Red Collection

Written by Charli Mills

Charli Mills, a born buckaroo, makes literary art accessible at She writes about the veteran spouse experience and women forgotten to history.

January 12, 2024

Welcome to Carrot Ranch Literary Community where creative writers from around the world and across genres gather to write 99-word stories. A collection of prompted 99-word stories reads like literary anthropology. Diverse perspectives become part of a collaboration.

We welcome encouraging comments. You can follow writers who link their blogs or social media.

Those published at Carrot Ranch are The Congress of Rough Writers.

Regarding the Red Wheelbarrow by D. Avery

We know William Carlos Williams’ eight concise lines, but can only guess their meaning.
An Imagist who said, “No ideas but in things”, Williams famously expanded a red wheel barrow by focusing on it. (Or was his focus the rain, or chickens? The poem’s more common reference unduly influences the reader; Williams titled it xxi.) While the poem provides a clear picture of three subjects, we are left to imagine the importance of them, if any. Through the poem’s simplicity, Williams has us scratching for complexities. We can be fairly certain though, that the wheelbarrow was, in fact, red.


Red by Kerry E.B. Black

It splashes across the vision, coating sense until all perceived is passion, single-minded, unadulterated, unrestrained. It’s what parents fear blooming within the bosoms of their teens’ hearts. Like that oft-quoted Shakespeare melodrama with fledgling hearts unfettered, it consumes, untempered by experience, primary and primal. It bursts atomically, an uncultivated crescendo certain to bury any in proximity of its super-nova half-life. As intoxicating as wedding wine, as biting as cinnamon, as summer burned as bodies along a shore, this red blooms in the center of every heart, even the most meek.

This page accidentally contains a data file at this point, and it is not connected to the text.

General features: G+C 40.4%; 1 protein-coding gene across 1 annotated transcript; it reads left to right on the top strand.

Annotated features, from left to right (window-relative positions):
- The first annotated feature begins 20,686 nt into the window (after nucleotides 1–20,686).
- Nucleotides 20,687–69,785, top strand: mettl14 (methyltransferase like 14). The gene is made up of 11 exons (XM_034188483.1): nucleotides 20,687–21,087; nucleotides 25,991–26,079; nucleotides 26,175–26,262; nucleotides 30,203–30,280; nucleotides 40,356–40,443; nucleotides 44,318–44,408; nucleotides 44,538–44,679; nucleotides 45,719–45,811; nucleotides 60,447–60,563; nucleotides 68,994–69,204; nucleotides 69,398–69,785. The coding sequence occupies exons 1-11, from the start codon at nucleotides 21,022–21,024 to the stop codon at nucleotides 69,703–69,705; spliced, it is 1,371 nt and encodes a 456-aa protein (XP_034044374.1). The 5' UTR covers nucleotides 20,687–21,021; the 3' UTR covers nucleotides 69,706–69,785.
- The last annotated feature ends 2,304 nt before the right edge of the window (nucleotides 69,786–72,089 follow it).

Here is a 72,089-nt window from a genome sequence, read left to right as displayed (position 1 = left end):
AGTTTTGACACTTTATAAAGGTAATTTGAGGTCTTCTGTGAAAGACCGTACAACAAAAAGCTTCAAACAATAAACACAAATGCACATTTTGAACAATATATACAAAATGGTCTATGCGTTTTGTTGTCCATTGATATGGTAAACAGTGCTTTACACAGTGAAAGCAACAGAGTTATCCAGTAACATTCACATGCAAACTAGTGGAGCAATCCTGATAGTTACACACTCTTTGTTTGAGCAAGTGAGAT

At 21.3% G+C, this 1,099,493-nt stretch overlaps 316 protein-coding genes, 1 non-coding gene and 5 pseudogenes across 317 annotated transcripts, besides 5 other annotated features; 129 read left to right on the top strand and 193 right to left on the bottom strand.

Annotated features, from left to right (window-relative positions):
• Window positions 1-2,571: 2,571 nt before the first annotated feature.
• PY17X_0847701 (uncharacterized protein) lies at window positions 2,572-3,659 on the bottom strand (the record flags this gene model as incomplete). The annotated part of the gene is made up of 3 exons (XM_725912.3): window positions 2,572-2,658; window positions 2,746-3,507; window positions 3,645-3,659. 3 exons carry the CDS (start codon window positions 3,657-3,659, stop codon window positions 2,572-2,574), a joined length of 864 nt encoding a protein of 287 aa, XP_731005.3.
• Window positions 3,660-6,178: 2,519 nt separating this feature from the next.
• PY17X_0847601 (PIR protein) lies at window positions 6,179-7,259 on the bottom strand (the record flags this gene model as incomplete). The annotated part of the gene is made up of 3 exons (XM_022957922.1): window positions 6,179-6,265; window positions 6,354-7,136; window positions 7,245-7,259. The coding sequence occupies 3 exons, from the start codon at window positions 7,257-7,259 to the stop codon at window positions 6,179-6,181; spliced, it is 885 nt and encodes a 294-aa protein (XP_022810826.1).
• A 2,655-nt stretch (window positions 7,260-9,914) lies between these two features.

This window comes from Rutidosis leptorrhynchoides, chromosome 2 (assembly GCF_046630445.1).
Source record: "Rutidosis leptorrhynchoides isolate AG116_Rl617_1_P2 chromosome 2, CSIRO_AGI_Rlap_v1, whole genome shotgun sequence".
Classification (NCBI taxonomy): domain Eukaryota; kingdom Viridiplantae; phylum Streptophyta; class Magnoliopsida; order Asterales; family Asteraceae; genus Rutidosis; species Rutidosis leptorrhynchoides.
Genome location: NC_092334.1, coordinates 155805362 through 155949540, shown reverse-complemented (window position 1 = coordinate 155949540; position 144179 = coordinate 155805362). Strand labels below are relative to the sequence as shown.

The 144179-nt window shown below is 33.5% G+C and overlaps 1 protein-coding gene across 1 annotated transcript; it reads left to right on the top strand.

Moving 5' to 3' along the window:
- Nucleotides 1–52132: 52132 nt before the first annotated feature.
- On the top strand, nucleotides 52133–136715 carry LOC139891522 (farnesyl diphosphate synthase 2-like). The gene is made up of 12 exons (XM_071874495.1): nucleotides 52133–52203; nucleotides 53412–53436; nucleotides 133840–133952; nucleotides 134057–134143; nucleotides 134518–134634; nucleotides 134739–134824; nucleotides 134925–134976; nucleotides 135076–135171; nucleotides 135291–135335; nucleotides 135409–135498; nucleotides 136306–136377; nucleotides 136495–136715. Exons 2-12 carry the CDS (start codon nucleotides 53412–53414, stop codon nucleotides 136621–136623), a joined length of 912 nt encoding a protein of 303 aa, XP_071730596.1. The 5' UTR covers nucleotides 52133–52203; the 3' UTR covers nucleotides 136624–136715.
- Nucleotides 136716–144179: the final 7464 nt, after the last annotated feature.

So why then do you only wrap me in pink?


Seeing Red by Sweeterthannothing

Seeing red, Alice stormed up to her sister’s door banging on it aggressively.

Martha opened the door with a smirk, nothing entertained her more than her elder sister’s drama. “What has that old fool done this time?” She guessed.

“Oh, I think you know what!” Alice fumed waving a piece of paper in front of Martha’s face.

She frowned, “He’s been cheating?” She asked with a gulp.

“How would you know what the letter says, you’ve barely looked at it… It seems we’ve both recognised whose diary the page has been ripped from!”

Martha turned crimson, “I can explain.”


Coloured In by Geoff Le Pard

The Little Tittweaking colour palate offers several choices: the ‘browned off’ for those forswearing sun block; ‘feeling blue’ recalling the 1970s disco craze for groping ginger-headed Australians wearing toe socks and cheesecloth ; ‘yellow bellied’ has its antecedents in the time when it was considered the height of sophistication to have localised stomach jaundice, the result of the application of mustard poultices; and ‘seeing red’ following application of the Vietnamese beetroot diet. Recent additions include the ‘teal deal’ offering diners a choice of either greens or blues and ‘epoxy denim’ that contains notes of the current craze for stick on trousers.